he later cared to admit, having been so disappointed by the man himself. Also
common to both composers is a complete equality between the two partners, with
plenty of challenging material for both players and a continual melodic interplay
that must make Reinecke’s chamber music rewarding to perform. Ultimately,
I suppose this music inhabits smiling valleys and pleasant domestic surroundings
rather than soar above the mountain peaks, but we can surely find a place for
music that does this so attractively.
The third sonata arouses more ambivalent reactions. Dedicated “to the
shade of Brahms”, who had just died, its formal mastery will not be questioned.
Furthermore, while in one sense it occupies harmonic ground solidly rooted in
Schumann, its restless modulations look ahead to the world of Reger. It is a
bitter, even vehement work by a composer whose art was by then left high and
dry by musical progress. The only problem is that Reinecke’s easy flow
of melodic inspiration seems to have dried up. The themes are clear-cut and
functional, but neither the composer’s masterly development of them, nor
these performers’ imagination and conviction, can hide the fact that the
cupboard is a little bare. Only the second theme of the finale recalls the warmth
of earlier years. Nevertheless, as often with late works by composers clinging
to the style of their youth in the teeth of what they perceive as ugly modernism,
the sense of isolation and disillusionment can be moving in themselves. Here,
too, the case of Stanford is an obvious parallel.
Manuel Fischer-Dieskau, just in case you’ve been wondering, is the great
baritone’s son. It would seem that interventionism, as an interpretative
creed, runs in the family. But, like his father at his best, MF-D knows how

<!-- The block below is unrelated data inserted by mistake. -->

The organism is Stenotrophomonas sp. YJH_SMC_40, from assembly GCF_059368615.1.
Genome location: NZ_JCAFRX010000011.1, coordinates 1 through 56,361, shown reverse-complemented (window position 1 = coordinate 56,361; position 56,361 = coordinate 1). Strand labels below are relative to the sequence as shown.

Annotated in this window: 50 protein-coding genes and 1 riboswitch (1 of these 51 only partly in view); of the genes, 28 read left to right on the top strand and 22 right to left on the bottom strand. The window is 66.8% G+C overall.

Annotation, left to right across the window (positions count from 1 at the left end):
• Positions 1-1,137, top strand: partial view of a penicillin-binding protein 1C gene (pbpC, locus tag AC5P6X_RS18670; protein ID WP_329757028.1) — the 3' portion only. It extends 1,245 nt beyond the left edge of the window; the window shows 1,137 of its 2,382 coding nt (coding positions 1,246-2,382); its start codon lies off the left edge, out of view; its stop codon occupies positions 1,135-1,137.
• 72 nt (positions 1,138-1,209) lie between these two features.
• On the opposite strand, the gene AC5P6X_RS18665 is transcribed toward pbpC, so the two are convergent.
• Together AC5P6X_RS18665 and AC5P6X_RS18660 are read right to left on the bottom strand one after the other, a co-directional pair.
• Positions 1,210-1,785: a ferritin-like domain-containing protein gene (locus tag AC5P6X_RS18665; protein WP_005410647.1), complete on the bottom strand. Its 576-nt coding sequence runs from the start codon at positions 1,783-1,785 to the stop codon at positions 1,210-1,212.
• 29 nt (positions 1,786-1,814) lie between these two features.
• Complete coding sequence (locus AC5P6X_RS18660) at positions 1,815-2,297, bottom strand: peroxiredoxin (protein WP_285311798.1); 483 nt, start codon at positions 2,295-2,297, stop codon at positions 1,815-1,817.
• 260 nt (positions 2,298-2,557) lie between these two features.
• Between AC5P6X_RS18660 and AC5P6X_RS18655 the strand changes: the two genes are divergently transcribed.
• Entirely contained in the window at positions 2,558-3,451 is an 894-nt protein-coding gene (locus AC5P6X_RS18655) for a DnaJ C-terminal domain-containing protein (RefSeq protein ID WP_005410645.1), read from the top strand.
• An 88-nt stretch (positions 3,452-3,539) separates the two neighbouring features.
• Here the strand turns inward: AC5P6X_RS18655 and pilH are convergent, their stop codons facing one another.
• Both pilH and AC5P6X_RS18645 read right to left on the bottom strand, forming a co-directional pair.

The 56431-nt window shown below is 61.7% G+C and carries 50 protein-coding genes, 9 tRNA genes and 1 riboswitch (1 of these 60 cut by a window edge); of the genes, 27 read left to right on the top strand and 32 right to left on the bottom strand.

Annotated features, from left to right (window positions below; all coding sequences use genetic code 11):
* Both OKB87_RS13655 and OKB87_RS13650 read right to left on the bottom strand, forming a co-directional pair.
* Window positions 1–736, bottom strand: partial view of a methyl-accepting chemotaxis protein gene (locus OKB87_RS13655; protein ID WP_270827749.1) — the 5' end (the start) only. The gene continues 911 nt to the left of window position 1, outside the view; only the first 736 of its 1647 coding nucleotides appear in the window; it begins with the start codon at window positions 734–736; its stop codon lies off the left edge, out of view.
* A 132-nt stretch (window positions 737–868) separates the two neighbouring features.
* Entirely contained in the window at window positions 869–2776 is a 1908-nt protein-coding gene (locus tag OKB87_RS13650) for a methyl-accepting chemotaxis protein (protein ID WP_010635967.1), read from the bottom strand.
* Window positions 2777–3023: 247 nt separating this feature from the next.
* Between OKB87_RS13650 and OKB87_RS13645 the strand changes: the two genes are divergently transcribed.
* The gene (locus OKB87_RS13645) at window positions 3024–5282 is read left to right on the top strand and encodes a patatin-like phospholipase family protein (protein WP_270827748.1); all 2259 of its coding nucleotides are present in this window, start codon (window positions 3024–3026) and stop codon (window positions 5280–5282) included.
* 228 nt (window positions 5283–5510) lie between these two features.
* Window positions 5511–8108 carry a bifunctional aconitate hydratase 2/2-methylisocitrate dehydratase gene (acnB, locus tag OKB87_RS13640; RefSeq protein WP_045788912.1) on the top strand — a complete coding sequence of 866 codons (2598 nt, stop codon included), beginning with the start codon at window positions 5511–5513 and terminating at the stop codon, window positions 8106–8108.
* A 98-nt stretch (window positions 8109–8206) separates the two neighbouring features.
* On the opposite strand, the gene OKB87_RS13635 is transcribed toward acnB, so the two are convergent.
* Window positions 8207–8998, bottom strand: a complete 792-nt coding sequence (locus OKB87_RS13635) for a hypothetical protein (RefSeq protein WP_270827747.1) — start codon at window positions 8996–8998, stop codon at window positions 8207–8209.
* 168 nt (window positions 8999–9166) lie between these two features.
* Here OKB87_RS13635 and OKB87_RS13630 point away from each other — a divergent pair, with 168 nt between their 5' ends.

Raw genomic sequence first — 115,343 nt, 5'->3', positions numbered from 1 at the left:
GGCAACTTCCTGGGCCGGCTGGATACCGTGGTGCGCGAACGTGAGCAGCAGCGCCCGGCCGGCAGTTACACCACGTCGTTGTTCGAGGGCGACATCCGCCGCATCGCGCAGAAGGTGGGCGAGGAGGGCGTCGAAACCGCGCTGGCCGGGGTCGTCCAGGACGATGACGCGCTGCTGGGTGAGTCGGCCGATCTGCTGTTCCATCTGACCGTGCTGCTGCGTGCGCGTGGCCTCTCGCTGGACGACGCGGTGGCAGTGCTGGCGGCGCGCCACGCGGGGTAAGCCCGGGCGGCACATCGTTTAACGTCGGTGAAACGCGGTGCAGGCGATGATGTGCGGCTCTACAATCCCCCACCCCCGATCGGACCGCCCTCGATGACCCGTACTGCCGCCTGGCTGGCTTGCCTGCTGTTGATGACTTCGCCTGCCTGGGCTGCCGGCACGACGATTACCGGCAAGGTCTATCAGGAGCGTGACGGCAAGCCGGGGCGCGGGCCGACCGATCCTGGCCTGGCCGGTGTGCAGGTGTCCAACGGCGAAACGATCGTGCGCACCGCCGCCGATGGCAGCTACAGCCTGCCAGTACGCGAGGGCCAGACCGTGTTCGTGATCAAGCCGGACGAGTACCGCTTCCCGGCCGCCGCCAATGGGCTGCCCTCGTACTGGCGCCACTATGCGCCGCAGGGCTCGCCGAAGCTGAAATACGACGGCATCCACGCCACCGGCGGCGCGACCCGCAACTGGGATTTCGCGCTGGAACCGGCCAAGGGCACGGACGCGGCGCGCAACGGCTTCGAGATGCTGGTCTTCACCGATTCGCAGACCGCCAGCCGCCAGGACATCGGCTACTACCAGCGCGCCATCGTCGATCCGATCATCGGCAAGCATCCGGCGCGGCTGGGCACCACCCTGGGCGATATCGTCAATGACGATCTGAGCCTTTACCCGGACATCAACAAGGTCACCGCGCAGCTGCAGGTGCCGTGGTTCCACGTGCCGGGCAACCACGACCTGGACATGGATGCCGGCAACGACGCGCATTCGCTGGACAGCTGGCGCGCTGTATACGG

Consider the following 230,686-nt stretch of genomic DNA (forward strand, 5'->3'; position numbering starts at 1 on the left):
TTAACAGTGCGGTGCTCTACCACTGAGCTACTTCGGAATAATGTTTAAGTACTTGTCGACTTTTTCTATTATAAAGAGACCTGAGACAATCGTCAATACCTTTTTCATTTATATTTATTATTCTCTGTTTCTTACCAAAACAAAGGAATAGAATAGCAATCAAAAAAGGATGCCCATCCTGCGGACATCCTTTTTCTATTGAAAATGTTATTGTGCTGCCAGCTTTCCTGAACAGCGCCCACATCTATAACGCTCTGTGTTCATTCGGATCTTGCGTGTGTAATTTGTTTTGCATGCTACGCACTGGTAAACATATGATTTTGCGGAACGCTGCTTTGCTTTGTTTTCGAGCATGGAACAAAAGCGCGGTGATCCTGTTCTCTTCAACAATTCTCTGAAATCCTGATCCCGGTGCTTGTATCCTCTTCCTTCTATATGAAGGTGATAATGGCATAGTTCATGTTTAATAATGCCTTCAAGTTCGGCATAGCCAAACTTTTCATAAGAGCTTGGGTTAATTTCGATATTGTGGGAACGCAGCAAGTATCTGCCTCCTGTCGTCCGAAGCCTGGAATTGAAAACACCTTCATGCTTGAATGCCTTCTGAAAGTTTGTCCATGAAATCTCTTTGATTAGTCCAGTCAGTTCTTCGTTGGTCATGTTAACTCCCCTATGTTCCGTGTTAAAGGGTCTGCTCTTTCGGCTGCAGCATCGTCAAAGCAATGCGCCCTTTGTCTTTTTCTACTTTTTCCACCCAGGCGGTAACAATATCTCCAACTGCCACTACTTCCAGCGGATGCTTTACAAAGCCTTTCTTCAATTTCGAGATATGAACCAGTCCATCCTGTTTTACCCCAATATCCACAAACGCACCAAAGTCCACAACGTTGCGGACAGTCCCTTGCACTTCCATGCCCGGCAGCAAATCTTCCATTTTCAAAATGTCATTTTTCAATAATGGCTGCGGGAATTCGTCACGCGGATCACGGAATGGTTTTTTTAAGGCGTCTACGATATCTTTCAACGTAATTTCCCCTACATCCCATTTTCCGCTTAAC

to intervene in a way that brings the music to life, and he extracts the maximum
range of expression from these scores. The Canadian pianist Connie Shih has
an easy technical command and a well-rounded tone in the heavier moments. She
and the cellist seem in full agreement over how to play this music. They leave
me wondering why the first two sonatas, at least, never made it into the not
very large repertoire of romantic cello sonatas.
Cellists reading these words may be wondering where they can get the scores.
They will be delighted to find that the IMSLP-Petrucci Library, a great Internet
resource, apparently offers all three for free download. They will be a bit
less delighted when they find that the file of no.1 is missing pages 4-15, jumping
from the first page of the first movement to the last page of the second, so
you get only the finale complete. Also, there’s not a cello part, instead
there’s an alternative violin part. The second sonata is complete but
the piano part of no.3 lacks the last page, or maybe the last two. In compensation
you get pages 10 and 11 twice. I used to think that people who do things for
love not money do them properly, but on this showing even some who work for
love are as slap-happy as any half-hearted employee anxious for the next coffee
break. Granted, one shouldn’t look a gift-horse in the mouth, but we may
reasonably check that it has all four legs.
None of this little grumble, obviously, affects the value of this finely recorded
and excellently annotated disc of three cello sonatas well worth investigating.
The name of Reinecke is beginning to come alive for me.
Well worth investigating. The name of Reinecke is beginning to come alive for